Ideally, this hypothetical organization publishes a universal list of skills with their definitions, categories, and sub skills and this list is accessible to educational institutions, companies, and organizations. Everyone benefits from a standardized list of skills. The main purpose would be to make the definition and categorization of skills uniform across all platforms:       

  • Professional websites – individuals present and validate their skills on a website
  • Career counseling offices – counselors suggest skills for career plans
  • LinkedIn Recruiter service – recruiters search on skills to target candidates
  • MonsterJobs and Career Builder – employers search on skills to retrieve resumes

Furthermore, this hypothetical organization defines and categorizes new skills and sub-skills and tracks their demand; government, educators, and businesses can plan better by knowing the current and forecasted demand for particular skills. LinkedIn currently tracks the growth from year to year of skills and this is a good start. Following the demand for skills might be more effective than following the demand for careers because skills are becoming increasingly transferable across careers and disciplines. Professionals can develop their skill set and then leverage it to find careers. Of course, this hypothetical organization does not exist so we are going to build our own skill list.

Search engines built for targeting skills sets are somewhat messy; transferable skills are mixed with technical skills and programming languages, technologies, and sometimes even job titles, so it is difficult to use. I suggest creating a skill record in the following way (and this is how it is done with a professional website):

Defining Skills
Defining Skills

This brings clarity to the idea of establishing a skill set; a potential employer can understand your transferable skills, technical skills, and precisely what technologies you have experience with.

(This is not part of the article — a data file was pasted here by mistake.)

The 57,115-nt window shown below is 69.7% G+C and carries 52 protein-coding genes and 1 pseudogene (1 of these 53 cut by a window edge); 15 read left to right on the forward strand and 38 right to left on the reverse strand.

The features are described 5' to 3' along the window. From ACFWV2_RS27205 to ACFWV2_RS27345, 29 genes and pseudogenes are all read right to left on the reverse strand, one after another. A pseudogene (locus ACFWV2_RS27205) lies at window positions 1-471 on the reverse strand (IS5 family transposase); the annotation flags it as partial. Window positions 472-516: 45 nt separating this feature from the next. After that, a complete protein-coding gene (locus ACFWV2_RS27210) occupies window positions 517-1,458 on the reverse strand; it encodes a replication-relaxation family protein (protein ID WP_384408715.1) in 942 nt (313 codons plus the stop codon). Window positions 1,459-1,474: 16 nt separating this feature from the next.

Use of Emerging Transferable Skills

A team of researchers released a very well-conceived study about what transferable skills will be in high demand in the near future; the study is called Future Work Skills 2020 and was published by Institute for the Future. To identify the skills, they derived six drivers of change (in their words): extreme longevity; rise of smart machines and systems; computational world; new media ecology; super structured organizations; and globally connected world. I am not going to discuss these drivers, but they provide a detailed discussion about them in their study.

I decided to label the skills in their study, “Emerging Transferable Skills”; the skills and their definitions are in the table below (in their words only).

Emerging Soft Skills

Sense-Making ability to determine the deeper meaning or significance of what is being expressed
Social Intelligence ability to connect to others in a deep and direct way, to sense and stimulate reactions and desired interactions
Novel & Adaptive Thinking proficiency at thinking and coming up with solutions and responses beyond that which is rote or rule-based
Cross-Cultural Competency ability to operate in different cultural settings
Computational Thinking ability to translate vast amounts of data into abstract concepts and to understand data-based reasoning
New-Media Literacy ability to critically assess and develop content that uses new media forms, and to leverage these media for persuasive communication
Transdisciplinarity literacy in and ability to understand concepts across multiple disciplines
Design Mindset ability to represent and develop tasks and work processes for desired outcomes
Cognitive Load Management ability to discriminate and filter information for  importance, and to understand how to   maximize cognitive functioning using a variety of tools and techniques
Virtual Collaboration ability to work productively, drive engagement, and demonstrate presence as a member of a virtual team

This team of researchers used a compelling way to develop their forecast, so I suggest reading their study if you want to learn more.  In summation, I might add that we are starting to experience some of the driving forces mentioned in the study, including: movement to cloud computing; shift to mobile devices; social media; and big data. They suggest these skills will be in high demand by 2020, so we should begin tooling our workforce with skills they will need for this upcoming demand; our educational institutions should prepare their curriculum to teach these “emerging transferable skills” (and this is discussed in the study under implications).

In my next blog, I will discuss why we should consider “traditional” and “emerging” transferable skills as we apply a skills based approach. The discussion will be centered on properly identifying and assigning skills, so they can be effectively used in planning, building, and presenting your skill set.